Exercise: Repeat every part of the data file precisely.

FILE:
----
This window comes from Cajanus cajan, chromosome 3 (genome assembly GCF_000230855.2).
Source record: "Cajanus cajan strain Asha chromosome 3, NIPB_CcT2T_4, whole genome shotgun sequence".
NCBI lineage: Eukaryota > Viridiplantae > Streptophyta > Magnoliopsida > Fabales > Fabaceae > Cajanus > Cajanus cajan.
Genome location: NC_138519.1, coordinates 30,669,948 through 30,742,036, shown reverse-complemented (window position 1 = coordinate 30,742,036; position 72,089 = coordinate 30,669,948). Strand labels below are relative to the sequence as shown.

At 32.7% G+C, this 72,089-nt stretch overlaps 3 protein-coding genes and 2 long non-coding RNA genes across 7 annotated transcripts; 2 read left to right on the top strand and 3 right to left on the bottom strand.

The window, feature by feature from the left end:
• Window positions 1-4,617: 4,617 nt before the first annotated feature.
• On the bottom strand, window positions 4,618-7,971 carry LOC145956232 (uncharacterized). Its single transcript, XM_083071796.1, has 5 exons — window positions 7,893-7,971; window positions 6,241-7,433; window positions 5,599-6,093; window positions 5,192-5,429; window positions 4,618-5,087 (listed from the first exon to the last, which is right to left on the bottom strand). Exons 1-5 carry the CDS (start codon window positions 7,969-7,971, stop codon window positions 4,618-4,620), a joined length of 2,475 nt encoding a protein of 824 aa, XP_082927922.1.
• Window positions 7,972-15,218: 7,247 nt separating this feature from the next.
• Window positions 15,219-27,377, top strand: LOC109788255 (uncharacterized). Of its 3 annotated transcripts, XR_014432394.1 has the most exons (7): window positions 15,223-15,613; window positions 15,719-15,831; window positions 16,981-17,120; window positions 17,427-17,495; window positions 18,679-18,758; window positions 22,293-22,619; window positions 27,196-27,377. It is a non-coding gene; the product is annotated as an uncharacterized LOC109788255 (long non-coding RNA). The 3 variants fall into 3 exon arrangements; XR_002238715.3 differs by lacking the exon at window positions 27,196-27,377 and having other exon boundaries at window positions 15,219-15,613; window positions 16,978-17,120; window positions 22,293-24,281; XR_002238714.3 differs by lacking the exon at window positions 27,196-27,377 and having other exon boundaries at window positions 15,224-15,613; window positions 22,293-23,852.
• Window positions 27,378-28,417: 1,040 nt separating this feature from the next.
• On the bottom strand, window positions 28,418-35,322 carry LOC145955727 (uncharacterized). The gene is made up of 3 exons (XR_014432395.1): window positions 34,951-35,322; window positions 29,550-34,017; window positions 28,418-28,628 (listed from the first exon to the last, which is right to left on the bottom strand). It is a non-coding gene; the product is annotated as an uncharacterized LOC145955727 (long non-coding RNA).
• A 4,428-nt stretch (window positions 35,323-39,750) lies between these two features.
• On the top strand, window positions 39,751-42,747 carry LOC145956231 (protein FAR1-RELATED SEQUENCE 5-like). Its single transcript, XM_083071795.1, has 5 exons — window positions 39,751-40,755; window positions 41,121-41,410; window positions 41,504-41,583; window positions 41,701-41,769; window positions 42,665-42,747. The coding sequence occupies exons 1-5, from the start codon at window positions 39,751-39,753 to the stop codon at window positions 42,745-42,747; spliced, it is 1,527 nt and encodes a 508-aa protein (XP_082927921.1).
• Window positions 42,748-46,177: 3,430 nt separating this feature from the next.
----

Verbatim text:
This window comes from Cajanus cajan, chromosome 3 (genome assembly GCF_000230855.2).
Source record: "Cajanus cajan strain Asha chromosome 3, NIPB_CcT2T_4, whole genome shotgun sequence".
NCBI lineage: Eukaryota > Viridiplantae > Streptophyta > Magnoliopsida > Fabales > Fabaceae > Cajanus > Cajanus cajan.
Genome location: NC_138519.1, coordinates 30,669,948 through 30,742,036, shown reverse-complemented (window position 1 = coordinate 30,742,036; position 72,089 = coordinate 30,669,948). Strand labels below are relative to the sequence as shown.

At 32.7% G+C, this 72,089-nt stretch overlaps 3 protein-coding genes and 2 long non-coding RNA genes across 7 annotated transcripts; 2 read left to right on the top strand and 3 right to left on the bottom strand.

The window, feature by feature from the left end:
• Window positions 1-4,617: 4,617 nt before the first annotated feature.
• On the bottom strand, window positions 4,618-7,971 carry LOC145956232 (uncharacterized). Its single transcript, XM_083071796.1, has 5 exons — window positions 7,893-7,971; window positions 6,241-7,433; window positions 5,599-6,093; window positions 5,192-5,429; window positions 4,618-5,087 (listed from the first exon to the last, which is right to left on the bottom strand). Exons 1-5 carry the CDS (start codon window positions 7,969-7,971, stop codon window positions 4,618-4,620), a joined length of 2,475 nt encoding a protein of 824 aa, XP_082927922.1.
• Window positions 7,972-15,218: 7,247 nt separating this feature from the next.
• Window positions 15,219-27,377, top strand: LOC109788255 (uncharacterized). Of its 3 annotated transcripts, XR_014432394.1 has the most exons (7): window positions 15,223-15,613; window positions 15,719-15,831; window positions 16,981-17,120; window positions 17,427-17,495; window positions 18,679-18,758; window positions 22,293-22,619; window positions 27,196-27,377. It is a non-coding gene; the product is annotated as an uncharacterized LOC109788255 (long non-coding RNA). The 3 variants fall into 3 exon arrangements; XR_002238715.3 differs by lacking the exon at window positions 27,196-27,377 and having other exon boundaries at window positions 15,219-15,613; window positions 16,978-17,120; window positions 22,293-24,281; XR_002238714.3 differs by lacking the exon at window positions 27,196-27,377 and having other exon boundaries at window positions 15,224-15,613; window positions 22,293-23,852.
• Window positions 27,378-28,417: 1,040 nt separating this feature from the next.
• On the bottom strand, window positions 28,418-35,322 carry LOC145955727 (uncharacterized). The gene is made up of 3 exons (XR_014432395.1): window positions 34,951-35,322; window positions 29,550-34,017; window positions 28,418-28,628 (listed from the first exon to the last, which is right to left on the bottom strand). It is a non-coding gene; the product is annotated as an uncharacterized LOC145955727 (long non-coding RNA).
• A 4,428-nt stretch (window positions 35,323-39,750) lies between these two features.
• On the top strand, window positions 39,751-42,747 carry LOC145956231 (protein FAR1-RELATED SEQUENCE 5-like). Its single transcript, XM_083071795.1, has 5 exons — window positions 39,751-40,755; window positions 41,121-41,410; window positions 41,504-41,583; window positions 41,701-41,769; window positions 42,665-42,747. The coding sequence occupies exons 1-5, from the start codon at window positions 39,751-39,753 to the stop codon at window positions 42,745-42,747; spliced, it is 1,527 nt and encodes a 508-aa protein (XP_082927921.1).
• Window positions 42,748-46,177: 3,430 nt separating this feature from the next.